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Butler Leads Project on Spread of Marine Pathogens

Mark Butler

Old Dominion University marine biologist Mark Butler leads a research team that has won $1.4 million in support from the National Science Foundation (NSF) to explore new evidence they have developed to explain the spread of a deadly viral disease among spiny lobsters in the Caribbean and waters off Florida.

Don Behringer, a researcher at the University of Florida who was a Ph.D. student of Butler's at ODU, is a co-principal investigator together with Jeff Shields of the Virginia Institute of Marine Science, and Claire Paris and Robert Cowen of the University of Miami.

The three-year grant, "Connectivity of Disease in Marine Ecosystems: Multi-scale Dynamics of a Viral Disease Infecting Caribbean Spiny Lobster," builds upon two previous NSF-funded projects in which the investigators have studied the dynamics and ecological consequences of the lobster virus known as PaV1 (Panulirus argus virus 1). Altogether, the NSF has invested nearly $2.5 million in their work on this problem.

Spiny lobsters support the most valuable fishery in the Caribbean, and the threat to them from PaV1 has hastened the need for scientific research to better explain how the virus is spread among distant populations, Butler said.

Recent research by the ODU scientist and his collaborators has found that many lobster postlarvae settling into coastal nurseries in Florida are already infected with PaV1.

"This latest grant from the NSF will allow us to examine this stunning new evidence that long-distance pathogen dispersal in the sea via infected larvae is possible," Butler said.

Scientists have long understood that pathogens spread much differently in marine systems than they do in terrestrial systems. In water they have no barriers to dispersal. "Yet the movement of pathogens in the sea and its importance to disease dynamics in marine metapopulations is virtually unstudied," according to Butler.

What is known is that pathogens free-living in the water are subject to rapid dilution and have no means of targeting distant hosts.

An "underappreciated mechanism for dispersal," as Butler calls it, involves infected larvae. Most marine animals produce larvae that float as plankton in the sea and can potentially be carried for great distances. If they are infected by a virus "these larval vectors would provide an efficient mechanism for distributing pathogens at high concentrations directly into habitats where hosts dwell," he said.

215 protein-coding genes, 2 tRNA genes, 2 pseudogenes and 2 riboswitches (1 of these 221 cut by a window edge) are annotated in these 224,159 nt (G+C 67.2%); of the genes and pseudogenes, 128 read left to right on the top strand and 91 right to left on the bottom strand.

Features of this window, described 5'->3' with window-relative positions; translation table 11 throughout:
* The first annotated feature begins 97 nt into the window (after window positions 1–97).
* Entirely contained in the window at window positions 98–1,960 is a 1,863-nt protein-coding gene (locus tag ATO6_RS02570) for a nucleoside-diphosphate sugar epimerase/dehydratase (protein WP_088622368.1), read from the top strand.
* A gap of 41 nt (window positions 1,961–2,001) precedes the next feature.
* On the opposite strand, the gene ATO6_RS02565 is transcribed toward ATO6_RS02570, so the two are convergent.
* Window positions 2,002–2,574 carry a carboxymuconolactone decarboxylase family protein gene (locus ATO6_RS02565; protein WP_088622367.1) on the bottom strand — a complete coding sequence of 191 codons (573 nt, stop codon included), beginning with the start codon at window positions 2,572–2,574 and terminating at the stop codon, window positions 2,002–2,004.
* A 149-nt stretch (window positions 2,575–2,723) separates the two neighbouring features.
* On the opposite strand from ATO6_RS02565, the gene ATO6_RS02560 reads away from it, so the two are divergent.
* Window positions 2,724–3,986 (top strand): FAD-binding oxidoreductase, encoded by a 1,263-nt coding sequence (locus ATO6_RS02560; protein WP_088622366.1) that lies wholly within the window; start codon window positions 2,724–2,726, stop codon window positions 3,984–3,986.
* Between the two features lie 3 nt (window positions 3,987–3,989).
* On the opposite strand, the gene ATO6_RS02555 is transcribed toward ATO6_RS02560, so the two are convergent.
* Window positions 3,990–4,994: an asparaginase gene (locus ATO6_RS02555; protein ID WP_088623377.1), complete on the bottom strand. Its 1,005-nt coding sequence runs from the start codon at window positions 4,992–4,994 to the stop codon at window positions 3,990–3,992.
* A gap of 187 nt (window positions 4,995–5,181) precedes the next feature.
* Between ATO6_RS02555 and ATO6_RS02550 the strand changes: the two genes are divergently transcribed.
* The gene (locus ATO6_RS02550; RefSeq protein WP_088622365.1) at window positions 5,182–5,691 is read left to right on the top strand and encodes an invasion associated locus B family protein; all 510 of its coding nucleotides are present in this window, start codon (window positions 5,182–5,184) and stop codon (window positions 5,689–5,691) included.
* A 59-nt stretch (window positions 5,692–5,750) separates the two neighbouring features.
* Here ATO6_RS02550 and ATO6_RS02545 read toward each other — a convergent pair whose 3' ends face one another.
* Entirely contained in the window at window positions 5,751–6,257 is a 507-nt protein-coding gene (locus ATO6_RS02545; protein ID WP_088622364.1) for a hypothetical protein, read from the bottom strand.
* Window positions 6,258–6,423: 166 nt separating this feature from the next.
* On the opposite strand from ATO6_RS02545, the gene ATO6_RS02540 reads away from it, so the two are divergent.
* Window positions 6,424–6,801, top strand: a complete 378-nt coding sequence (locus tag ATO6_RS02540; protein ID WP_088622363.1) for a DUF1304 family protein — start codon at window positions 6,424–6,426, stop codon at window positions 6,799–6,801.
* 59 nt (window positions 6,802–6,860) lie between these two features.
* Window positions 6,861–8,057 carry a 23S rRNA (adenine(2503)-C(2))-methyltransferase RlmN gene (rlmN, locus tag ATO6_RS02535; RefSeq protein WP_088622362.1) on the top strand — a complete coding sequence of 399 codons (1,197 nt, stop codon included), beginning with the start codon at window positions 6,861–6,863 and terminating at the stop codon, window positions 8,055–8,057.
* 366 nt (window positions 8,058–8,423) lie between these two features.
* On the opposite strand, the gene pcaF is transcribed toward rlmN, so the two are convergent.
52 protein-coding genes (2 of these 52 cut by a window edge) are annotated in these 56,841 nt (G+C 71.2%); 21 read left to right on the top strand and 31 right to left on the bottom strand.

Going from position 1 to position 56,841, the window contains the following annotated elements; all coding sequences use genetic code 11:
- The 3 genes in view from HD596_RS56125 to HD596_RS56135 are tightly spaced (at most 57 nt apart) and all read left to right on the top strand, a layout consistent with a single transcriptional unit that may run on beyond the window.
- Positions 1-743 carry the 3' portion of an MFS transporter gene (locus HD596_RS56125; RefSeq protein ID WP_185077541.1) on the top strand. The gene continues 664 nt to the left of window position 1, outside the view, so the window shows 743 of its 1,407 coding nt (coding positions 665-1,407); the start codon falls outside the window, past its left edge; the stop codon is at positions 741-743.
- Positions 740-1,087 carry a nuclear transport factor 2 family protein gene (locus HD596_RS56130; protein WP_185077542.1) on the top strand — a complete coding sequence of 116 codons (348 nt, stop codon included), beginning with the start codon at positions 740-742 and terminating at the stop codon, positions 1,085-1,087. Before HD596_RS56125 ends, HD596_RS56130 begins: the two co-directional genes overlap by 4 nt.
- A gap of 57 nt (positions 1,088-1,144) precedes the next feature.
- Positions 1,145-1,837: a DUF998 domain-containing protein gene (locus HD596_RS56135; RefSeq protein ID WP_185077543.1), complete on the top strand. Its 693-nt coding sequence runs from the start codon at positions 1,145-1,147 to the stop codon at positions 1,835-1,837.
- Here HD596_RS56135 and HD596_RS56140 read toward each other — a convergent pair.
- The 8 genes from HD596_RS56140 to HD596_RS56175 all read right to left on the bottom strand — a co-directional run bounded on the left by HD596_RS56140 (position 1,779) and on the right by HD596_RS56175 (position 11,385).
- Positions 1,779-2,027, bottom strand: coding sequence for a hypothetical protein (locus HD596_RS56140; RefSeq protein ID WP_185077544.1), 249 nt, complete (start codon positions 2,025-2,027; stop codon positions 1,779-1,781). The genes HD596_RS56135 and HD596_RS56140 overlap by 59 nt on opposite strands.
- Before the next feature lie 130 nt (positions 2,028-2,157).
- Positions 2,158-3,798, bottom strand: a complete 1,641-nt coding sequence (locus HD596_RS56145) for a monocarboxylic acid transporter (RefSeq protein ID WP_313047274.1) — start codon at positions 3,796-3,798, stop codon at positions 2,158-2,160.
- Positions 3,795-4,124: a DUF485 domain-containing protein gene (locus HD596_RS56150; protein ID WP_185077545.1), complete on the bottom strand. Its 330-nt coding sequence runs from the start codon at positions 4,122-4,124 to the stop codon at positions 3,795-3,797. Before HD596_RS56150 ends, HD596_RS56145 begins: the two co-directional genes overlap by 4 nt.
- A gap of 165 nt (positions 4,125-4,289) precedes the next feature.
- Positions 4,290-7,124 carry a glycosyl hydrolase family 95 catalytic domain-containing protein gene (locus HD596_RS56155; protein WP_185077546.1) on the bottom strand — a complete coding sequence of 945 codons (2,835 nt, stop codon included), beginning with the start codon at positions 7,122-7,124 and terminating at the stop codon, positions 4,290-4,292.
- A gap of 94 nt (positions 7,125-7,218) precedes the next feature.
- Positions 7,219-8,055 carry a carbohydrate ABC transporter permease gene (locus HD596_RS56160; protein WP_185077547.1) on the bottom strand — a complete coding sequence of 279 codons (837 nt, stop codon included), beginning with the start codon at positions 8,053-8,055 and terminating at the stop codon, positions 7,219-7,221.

Butler and research collaborators described the PaV1 virus in 1999 and since then have studied its pathology, epidemiology, transmission and effects on juvenile lobster populations in the Florida Keys. "Our focus has been on local pathogen-host dynamics, but PaV1 infections in lobsters are now confirmed in distant areas of the Caribbean such as Belize, Mexico and St. Croix," Butler said. "These regions are demographically linked only by dispersing larvae that spend more than six months in the open ocean."

The researchers believe that their findings will have an impact beyond spiny lobster-PaV1 associations, providing a better understanding of how dispersal of infectious agents affects the spread and maintenance of disease in marine populations in general.

Research findings will be shared with fishermen and resource managers in Florida and the Caribbean via workshops and consultations, Butler said.

He said the work with spiny lobsters in the Caribbean complements another project he and colleagues at VIMS have undertaken-with $2.25 million in support from the NSF-to study blue crab disease dynamics on the Virginia Eastern Shore.

Chris Platsoucas, dean of the ODU College of Sciences, noted that Butler has the distinction of having two decades of continuous research support from NSF. "This is a remarkable accomplishment," the dean said. "The competition for these awards is stiff, and for Professor Butler to have been an NSF investigator for 20 straight years is a tribute to the quality of his research."

This article was posted on: September 21, 2009

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